THE FIGHT FOR GEOGRAPHY IN THE ITALIAN SCHOOLS

THE FIGHT FOR GEOGRAPHY IN THE ITALIAN SCHOOLS (2010-2014): AN UPDATING

GINO DE VECCHIS

 

As stated in the editorial of Number 0 (December 2012),  J-Reading magazine goes ahead with  its aim of contributing to the construction of a bridge between didactics and research, which is strategic for the development of the subject. However at the same time it is committed to encouraging and valorising the exchange among the researchers of the various scientific contexts and teachers at all school levels  working in the different countries of the world, thus facilitating that sense of belonging and “scientific globalisation” of the subject, which is increasingly important in a world characterised by continuously evolving and rapidly increasing  real and digital mobility.

Setting out to gain its place in an international dimension, each magazine represents an invitation to establish points of contact and to build together in order to  collaborate and support common objectives.

In the case of  J-Reading the privileged area is – as mentioned – the research-didactics relationship, so as to offer the clear awareness of the value of a precious   combination able to consolidate the relations  between the school world  and the university one, which must not be separated by too deep a division.

In this international perspective there is the possibility of working together seriously, both at  a theoretical and research level and also at the practical  one of daily teaching activity.  

For example: what is the situation regarding the teaching of geography (at the various school levels) in the different countries of the world? How much attention is paid by the international bodies – like for instance  the European Union or UNESCO – to geographical education? What are the educational and didactic objectives pursued? What are the relationships of geography with the other subjects? And furthermore: what is the image of geography in the public opinion and how is it perceived and conveyed  by the mass media? These are just some of the questions among the many possible ones that  deserve to be seriously compared at international level.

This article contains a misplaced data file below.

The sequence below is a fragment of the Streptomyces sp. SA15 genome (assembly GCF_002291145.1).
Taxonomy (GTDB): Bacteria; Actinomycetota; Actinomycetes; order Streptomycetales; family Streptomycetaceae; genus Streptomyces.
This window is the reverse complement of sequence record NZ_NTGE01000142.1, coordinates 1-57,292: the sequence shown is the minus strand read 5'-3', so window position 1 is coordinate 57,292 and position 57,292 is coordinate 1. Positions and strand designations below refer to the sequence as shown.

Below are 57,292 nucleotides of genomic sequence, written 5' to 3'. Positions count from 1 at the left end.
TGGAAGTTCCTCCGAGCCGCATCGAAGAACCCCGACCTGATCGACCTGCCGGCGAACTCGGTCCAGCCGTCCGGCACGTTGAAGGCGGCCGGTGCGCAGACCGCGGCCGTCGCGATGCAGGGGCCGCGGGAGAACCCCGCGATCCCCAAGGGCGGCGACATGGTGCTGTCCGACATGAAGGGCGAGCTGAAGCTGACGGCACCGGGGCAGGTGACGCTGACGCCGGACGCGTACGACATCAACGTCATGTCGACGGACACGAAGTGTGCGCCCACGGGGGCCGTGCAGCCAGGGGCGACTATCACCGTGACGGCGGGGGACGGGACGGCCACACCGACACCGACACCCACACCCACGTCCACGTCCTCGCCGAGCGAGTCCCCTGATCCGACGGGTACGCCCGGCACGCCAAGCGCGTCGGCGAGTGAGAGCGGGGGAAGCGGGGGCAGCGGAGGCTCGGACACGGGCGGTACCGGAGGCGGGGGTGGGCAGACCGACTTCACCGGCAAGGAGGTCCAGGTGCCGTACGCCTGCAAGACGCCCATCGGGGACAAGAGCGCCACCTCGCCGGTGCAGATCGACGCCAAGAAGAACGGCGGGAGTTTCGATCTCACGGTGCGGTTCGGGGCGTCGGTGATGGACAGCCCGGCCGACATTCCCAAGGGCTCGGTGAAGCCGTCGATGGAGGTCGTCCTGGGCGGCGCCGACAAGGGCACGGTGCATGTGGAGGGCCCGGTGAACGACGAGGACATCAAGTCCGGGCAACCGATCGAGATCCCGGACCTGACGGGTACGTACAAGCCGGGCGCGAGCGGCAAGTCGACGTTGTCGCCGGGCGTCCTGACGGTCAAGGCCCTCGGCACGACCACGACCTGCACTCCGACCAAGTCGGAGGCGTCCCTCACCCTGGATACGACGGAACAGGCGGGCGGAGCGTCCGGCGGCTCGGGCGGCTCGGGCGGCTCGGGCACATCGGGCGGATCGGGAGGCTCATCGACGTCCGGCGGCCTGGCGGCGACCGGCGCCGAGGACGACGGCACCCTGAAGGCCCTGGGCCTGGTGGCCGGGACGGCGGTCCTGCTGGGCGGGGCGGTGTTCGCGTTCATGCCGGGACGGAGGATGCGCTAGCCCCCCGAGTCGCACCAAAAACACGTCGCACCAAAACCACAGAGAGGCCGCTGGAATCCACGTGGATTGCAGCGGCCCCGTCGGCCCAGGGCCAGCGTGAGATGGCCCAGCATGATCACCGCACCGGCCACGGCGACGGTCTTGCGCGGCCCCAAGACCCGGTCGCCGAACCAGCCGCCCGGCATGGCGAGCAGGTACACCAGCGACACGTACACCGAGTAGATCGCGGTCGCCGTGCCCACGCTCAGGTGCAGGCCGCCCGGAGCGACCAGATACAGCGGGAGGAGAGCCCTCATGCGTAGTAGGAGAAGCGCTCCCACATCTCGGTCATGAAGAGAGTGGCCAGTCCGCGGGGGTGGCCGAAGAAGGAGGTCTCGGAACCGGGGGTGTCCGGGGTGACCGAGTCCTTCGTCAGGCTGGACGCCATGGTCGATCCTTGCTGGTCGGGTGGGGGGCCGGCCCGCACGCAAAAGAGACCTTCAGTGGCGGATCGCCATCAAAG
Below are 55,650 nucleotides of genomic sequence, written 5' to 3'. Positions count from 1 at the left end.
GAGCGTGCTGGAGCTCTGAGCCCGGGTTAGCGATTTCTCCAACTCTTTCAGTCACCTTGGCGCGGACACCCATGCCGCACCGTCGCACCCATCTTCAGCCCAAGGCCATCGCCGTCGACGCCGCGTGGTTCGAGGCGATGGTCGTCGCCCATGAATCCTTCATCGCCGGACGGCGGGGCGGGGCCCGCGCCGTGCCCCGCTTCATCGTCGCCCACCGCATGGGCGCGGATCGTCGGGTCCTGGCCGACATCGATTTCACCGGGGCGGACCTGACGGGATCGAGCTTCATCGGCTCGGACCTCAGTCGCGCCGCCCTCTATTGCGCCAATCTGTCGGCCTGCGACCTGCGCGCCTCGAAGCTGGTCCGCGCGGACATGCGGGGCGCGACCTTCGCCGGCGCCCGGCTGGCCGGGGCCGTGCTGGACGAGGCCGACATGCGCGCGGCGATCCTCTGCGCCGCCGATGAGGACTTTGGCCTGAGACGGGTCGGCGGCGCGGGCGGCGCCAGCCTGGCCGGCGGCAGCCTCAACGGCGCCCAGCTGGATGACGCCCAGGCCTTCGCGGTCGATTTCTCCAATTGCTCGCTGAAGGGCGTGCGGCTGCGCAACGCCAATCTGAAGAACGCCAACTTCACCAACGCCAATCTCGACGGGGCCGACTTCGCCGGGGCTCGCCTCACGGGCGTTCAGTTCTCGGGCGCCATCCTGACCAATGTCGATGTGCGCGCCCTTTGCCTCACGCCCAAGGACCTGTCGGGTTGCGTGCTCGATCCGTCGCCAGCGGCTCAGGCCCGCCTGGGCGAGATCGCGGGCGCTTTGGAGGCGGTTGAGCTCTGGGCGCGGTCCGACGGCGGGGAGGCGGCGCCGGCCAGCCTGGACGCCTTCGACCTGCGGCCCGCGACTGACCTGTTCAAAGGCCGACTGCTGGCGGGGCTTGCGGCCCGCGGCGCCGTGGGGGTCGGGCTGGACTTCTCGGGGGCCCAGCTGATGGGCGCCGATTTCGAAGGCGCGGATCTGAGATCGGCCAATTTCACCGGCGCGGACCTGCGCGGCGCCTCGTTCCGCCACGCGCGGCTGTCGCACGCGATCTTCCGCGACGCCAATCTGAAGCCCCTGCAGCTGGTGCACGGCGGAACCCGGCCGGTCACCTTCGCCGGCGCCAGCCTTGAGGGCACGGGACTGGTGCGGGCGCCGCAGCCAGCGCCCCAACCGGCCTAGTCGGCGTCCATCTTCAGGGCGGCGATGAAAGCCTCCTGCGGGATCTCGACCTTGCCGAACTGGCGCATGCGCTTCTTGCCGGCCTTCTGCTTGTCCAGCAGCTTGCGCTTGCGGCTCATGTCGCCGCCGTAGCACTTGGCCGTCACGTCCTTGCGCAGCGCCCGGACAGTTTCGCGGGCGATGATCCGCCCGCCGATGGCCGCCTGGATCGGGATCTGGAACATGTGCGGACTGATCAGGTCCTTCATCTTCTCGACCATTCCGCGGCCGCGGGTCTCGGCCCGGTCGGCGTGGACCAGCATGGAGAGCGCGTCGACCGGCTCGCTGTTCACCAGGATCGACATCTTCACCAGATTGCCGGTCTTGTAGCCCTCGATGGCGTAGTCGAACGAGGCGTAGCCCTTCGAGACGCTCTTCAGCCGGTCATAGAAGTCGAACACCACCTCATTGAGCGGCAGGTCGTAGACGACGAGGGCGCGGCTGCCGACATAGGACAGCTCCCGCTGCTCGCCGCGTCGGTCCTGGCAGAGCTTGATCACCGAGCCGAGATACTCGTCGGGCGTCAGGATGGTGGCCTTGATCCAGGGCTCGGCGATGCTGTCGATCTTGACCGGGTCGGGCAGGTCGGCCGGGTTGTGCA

A great deal of information circulates by means of different channels and documents, but a lot of it is not properly diffused, so much so that the educational panorama is continuously evolving, also owing to the changes taking place everywhere in the political, social and institutional frameworks.

 

The starting point

 

What happened recently in Italy bears witness to the change that is possible within the context of a fruitful international collaboration.  

With the 2010-2011 school year the reform of the Upper Secondary School was introduced, introduced  by the Minister Mariastella Gelmini and  characterised   moreover by considerable economic saving, resulting in the heavy reduction of the number of hours of teaching, weighing decisively on the whole new organisation.

 

Even though already being in a disadvantaged position, geography paid a high  price in this reform. It underwent an alarming scaling down in the secondary schools, with the association of geography with ancient history in the first two years, to which an overall three hours per week were granted, instead of the four hours that history and geography together  had before. Furthermore, geography was eliminated from the timetable of all the professional Institutes and from all the technical Institutes in the technological sector. In this latter  sector there was the extremely alarming  elimination of geography  from a number of courses in which it had consolidated traditions. This was the case of the Nautical Institute (today called Transport and Logistics), in which the teaching of the subject was fundamental for the training of seagoing personnel, who must have a deep knowledge of the physical-political environment in which they find themselves working.  And again in the technological sector was its surprising absence in both the  Agrarian economy, Agro-foodstuffs and  Agro-industry course, and in that of  Constructions, environment and territory. And yet environment and territory are key concepts in  geographical language and thought. In the Administration, Finance and Marketing course, the economic sector underwent a downscaling as it was only present in the first biennium, while in the previous version it was also included in the second one, even though there was a partial recovery owing to an increase in the hours per week which went from two to three. The tourism course was the only one to have an optimal    number of hours  of the subject.